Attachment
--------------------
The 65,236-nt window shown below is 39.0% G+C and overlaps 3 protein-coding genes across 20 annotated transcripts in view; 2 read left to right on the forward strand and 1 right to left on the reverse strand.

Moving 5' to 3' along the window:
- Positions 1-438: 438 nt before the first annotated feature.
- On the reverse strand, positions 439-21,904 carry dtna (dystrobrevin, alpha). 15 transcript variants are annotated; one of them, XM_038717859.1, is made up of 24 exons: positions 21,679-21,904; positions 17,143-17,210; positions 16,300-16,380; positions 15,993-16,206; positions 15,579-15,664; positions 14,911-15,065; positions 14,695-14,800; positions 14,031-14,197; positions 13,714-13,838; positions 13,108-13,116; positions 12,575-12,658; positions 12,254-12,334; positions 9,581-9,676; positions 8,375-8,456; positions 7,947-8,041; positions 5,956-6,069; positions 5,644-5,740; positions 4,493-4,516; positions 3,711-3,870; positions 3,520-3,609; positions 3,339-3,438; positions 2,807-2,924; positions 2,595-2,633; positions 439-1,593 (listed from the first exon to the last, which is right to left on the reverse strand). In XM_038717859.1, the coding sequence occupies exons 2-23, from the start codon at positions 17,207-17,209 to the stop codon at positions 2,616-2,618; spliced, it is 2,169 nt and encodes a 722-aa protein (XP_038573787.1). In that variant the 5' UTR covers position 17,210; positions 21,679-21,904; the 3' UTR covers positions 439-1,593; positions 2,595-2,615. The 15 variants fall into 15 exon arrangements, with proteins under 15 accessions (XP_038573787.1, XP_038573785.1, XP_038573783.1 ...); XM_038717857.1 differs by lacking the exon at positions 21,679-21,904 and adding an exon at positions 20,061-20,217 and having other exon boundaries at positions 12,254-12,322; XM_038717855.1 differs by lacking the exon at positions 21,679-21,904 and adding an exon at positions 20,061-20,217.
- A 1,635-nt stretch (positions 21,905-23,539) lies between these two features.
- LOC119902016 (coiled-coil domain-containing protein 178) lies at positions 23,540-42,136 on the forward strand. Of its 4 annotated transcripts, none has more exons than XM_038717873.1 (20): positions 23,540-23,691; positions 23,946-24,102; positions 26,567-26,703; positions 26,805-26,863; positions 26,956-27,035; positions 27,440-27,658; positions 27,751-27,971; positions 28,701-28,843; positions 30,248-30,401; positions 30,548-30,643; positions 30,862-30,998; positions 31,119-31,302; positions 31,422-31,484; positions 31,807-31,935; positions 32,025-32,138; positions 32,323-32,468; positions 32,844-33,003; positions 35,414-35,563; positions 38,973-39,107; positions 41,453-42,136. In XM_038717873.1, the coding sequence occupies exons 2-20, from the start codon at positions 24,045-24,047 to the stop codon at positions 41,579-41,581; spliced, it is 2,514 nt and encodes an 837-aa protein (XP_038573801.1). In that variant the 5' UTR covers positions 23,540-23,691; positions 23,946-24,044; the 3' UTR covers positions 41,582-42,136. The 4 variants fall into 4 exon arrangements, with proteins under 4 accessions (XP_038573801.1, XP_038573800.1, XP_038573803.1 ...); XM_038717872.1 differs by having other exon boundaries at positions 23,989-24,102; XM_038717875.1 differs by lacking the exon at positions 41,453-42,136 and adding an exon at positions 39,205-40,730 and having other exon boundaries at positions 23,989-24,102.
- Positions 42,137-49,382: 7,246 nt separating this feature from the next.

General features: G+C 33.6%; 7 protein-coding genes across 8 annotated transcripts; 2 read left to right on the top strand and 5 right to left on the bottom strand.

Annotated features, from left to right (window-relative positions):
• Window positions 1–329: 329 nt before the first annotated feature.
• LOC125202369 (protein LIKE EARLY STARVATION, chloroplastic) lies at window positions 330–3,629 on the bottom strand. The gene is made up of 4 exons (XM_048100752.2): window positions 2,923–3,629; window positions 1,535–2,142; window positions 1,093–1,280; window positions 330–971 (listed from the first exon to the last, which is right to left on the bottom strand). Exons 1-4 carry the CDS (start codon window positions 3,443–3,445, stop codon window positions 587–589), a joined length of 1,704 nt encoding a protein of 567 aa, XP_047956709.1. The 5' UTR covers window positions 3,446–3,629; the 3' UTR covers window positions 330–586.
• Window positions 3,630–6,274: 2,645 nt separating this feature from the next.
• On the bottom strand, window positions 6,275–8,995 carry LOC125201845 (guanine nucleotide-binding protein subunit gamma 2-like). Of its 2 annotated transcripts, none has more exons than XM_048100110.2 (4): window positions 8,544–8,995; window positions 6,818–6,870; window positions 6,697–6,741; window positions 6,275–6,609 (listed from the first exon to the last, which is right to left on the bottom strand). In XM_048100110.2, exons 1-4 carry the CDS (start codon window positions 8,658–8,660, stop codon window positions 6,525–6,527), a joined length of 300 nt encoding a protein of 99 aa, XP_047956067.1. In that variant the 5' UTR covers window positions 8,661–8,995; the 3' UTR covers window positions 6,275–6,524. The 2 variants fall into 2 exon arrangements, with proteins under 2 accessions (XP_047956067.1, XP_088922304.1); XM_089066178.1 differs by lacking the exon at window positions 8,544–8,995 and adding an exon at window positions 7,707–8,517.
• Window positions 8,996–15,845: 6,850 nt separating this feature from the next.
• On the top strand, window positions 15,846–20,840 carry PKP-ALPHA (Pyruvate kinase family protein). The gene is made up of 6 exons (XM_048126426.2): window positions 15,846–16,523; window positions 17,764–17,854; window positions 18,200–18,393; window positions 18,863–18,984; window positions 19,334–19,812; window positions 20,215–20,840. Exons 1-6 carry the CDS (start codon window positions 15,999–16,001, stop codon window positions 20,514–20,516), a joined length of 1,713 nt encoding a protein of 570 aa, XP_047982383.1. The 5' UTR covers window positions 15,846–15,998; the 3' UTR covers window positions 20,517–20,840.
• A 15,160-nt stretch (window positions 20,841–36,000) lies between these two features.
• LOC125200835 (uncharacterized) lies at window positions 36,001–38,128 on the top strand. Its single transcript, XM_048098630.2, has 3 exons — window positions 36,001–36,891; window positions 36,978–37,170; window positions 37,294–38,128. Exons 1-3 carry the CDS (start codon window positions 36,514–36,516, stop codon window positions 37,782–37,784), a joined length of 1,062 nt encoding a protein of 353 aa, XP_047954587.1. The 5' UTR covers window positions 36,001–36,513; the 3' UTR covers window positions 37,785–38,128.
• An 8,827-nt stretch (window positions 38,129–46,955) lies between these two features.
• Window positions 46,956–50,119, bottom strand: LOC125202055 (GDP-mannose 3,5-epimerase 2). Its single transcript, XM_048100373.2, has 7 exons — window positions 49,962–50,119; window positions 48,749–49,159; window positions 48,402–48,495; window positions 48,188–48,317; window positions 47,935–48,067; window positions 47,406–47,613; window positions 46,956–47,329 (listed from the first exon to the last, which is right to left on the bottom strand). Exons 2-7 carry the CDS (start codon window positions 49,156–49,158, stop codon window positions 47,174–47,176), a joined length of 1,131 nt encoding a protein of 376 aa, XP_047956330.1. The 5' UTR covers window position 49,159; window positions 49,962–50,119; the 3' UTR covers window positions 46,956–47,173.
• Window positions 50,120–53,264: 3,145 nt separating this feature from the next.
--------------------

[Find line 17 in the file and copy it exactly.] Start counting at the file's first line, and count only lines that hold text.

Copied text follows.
• LOC125200835 (uncharacterized) lies at window positions 36,001–38,128 on the top strand. Its single transcript, XM_048098630.2, has 3 exons — window positions 36,001–36,891; window positions 36,978–37,170; window positions 37,294–38,128. Exons 1-3 carry the CDS (start codon window positions 36,514–36,516, stop codon window positions 37,782–37,784), a joined length of 1,062 nt encoding a protein of 353 aa, XP_047954587.1. The 5' UTR covers window positions 36,001–36,513; the 3' UTR covers window positions 37,785–38,128.